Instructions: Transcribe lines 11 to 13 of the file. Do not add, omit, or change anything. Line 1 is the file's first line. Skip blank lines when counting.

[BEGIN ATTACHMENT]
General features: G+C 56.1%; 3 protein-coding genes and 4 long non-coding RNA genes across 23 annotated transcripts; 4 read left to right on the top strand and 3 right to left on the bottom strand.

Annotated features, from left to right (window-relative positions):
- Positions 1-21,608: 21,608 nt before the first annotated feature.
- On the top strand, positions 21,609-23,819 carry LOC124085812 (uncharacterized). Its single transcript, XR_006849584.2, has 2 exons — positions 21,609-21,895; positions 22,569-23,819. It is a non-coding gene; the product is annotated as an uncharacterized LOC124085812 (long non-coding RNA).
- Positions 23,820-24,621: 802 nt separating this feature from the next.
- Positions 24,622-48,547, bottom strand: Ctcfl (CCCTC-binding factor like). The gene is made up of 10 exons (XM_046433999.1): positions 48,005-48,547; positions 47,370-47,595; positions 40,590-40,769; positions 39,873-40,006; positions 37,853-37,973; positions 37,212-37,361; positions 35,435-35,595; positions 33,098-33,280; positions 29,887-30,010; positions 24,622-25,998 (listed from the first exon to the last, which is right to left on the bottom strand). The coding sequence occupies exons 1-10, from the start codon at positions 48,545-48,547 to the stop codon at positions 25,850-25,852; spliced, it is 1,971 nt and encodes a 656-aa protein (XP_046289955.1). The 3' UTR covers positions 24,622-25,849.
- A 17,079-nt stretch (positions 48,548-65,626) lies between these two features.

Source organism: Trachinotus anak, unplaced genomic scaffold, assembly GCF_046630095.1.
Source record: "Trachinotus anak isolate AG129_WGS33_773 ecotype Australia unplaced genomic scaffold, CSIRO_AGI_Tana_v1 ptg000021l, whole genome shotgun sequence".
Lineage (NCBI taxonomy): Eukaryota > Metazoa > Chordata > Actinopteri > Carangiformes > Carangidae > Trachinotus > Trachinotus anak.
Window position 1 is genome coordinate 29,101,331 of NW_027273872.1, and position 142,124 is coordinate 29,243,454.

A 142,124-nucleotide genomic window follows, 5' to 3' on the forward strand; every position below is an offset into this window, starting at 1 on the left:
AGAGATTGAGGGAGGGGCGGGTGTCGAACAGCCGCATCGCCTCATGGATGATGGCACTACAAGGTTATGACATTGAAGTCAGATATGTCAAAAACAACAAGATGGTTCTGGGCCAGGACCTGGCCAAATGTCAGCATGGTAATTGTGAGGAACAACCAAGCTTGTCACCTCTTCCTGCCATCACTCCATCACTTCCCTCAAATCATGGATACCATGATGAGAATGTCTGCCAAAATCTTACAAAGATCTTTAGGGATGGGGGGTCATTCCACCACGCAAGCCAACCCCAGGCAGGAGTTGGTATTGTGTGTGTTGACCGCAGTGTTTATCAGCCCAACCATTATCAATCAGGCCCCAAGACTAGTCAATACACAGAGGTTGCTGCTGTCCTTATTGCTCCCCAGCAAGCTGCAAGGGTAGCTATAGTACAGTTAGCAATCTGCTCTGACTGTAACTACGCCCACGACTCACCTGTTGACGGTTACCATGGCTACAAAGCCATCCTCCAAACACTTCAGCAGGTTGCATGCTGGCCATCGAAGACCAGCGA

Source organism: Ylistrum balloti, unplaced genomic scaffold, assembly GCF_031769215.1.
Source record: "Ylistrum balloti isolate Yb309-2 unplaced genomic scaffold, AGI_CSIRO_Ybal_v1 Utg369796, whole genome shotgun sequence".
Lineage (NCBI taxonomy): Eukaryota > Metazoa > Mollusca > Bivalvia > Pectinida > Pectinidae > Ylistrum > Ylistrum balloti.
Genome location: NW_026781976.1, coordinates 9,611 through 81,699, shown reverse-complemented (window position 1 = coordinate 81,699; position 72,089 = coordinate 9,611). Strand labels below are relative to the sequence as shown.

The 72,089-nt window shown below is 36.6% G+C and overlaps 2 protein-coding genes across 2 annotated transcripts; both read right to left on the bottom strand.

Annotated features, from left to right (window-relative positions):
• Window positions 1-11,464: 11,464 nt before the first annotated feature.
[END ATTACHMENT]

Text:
Window position 1 is genome coordinate 29,101,331 of NW_027273872.1, and position 142,124 is coordinate 29,243,454.

A 142,124-nucleotide genomic window follows, 5' to 3' on the forward strand; every position below is an offset into this window, starting at 1 on the left:
AGAGATTGAGGGAGGGGCGGGTGTCGAACAGCCGCATCGCCTCATGGATGATGGCACTACAAGGTTATGACATTGAAGTCAGATATGTCAAAAACAACAAGATGGTTCTGGGCCAGGACCTGGCCAAATGTCAGCATGGTAATTGTGAGGAACAACCAAGCTTGTCACCTCTTCCTGCCATCACTCCATCACTTCCCTCAAATCATGGATACCATGATGAGAATGTCTGCCAAAATCTTACAAAGATCTTTAGGGATGGGGGGTCATTCCACCACGCAAGCCAACCCCAGGCAGGAGTTGGTATTGTGTGTGTTGACCGCAGTGTTTATCAGCCCAACCATTATCAATCAGGCCCCAAGACTAGTCAATACACAGAGGTTGCTGCTGTCCTTATTGCTCCCCAGCAAGCTGCAAGGGTAGCTATAGTACAGTTAGCAATCTGCTCTGACTGTAACTACGCCCACGACTCACCTGTTGACGGTTACCATGGCTACAAAGCCATCCTCCAAACACTTCAGCAGGTTGCATGCTGGCCATCGAAGACCAGCGA